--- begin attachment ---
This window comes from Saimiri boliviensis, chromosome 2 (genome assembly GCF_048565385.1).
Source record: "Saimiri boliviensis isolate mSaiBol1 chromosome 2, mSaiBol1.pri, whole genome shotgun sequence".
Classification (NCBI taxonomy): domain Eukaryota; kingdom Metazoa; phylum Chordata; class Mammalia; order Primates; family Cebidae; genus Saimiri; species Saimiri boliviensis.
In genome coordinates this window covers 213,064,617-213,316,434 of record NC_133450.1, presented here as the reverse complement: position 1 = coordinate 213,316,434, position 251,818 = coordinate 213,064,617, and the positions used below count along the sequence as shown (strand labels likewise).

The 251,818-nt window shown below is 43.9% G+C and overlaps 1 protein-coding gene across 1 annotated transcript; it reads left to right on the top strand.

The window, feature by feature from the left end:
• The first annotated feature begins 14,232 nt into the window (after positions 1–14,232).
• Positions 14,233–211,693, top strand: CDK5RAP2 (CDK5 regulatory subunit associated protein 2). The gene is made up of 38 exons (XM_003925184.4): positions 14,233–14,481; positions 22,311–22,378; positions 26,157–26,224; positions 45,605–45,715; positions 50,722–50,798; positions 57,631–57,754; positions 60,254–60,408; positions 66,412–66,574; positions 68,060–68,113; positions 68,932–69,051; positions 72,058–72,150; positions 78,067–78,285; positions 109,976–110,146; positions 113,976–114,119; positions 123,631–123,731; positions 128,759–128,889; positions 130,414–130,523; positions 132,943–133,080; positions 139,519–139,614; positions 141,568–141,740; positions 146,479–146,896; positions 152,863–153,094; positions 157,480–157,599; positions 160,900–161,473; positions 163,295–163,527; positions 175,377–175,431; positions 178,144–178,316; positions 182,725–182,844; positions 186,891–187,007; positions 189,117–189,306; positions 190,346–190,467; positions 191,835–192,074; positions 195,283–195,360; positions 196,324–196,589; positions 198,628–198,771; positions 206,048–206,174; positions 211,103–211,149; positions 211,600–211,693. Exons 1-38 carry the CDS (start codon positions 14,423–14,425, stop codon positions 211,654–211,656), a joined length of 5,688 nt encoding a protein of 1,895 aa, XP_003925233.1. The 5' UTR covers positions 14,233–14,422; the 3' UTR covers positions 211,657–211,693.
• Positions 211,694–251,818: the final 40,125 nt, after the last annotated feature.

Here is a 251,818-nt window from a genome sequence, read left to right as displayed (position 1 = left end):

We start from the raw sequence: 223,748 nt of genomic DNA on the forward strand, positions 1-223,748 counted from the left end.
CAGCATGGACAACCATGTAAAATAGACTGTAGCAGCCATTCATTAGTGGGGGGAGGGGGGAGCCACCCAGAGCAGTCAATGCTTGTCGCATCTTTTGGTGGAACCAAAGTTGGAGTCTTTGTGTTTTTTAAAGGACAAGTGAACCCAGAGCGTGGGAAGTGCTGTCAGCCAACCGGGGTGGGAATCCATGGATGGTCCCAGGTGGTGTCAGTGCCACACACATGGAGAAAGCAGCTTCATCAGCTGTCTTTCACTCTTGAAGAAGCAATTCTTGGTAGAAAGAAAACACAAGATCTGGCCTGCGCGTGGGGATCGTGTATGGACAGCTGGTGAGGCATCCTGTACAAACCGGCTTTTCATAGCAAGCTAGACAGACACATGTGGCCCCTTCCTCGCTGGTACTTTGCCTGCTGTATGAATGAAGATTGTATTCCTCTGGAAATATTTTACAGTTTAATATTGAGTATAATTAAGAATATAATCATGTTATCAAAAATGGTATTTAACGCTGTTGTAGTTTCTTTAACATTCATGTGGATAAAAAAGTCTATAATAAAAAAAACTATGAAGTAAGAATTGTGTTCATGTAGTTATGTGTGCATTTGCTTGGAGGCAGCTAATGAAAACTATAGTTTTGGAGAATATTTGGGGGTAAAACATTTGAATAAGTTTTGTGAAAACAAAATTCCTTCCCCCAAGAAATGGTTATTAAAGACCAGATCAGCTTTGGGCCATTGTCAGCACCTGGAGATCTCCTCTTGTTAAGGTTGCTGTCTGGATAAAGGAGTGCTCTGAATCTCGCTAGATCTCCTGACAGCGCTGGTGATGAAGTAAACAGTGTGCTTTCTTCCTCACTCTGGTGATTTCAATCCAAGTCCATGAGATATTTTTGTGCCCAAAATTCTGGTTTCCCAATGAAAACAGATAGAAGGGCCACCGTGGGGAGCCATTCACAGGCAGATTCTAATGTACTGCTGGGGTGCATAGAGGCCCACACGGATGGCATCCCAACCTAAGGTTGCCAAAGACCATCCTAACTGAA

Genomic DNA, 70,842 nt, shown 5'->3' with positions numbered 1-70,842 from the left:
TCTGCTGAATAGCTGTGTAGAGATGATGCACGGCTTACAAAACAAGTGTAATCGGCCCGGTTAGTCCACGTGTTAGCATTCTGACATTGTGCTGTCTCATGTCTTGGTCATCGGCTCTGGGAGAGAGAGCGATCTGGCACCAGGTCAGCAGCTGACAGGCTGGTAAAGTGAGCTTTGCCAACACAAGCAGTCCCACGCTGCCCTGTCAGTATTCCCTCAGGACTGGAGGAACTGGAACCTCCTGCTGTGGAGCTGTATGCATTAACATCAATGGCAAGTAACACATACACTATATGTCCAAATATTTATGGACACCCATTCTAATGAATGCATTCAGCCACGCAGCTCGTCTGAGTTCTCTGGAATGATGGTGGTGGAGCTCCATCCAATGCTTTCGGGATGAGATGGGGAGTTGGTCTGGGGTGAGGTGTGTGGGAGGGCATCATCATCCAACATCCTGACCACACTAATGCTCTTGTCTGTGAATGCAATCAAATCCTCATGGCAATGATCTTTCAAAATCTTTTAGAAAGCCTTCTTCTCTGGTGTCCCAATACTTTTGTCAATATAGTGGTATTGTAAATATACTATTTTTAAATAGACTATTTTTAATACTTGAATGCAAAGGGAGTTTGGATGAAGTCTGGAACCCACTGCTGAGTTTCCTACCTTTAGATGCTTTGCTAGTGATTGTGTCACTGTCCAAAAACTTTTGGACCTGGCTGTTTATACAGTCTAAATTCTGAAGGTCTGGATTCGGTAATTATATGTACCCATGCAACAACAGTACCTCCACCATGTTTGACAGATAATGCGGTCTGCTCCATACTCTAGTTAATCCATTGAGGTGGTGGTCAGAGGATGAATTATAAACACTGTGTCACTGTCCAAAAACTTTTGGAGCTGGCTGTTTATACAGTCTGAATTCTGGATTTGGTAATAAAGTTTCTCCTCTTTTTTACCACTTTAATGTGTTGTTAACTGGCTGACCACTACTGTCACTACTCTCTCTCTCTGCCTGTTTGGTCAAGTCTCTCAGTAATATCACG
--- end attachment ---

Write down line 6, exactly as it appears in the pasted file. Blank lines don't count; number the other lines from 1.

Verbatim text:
The window, feature by feature from the left end: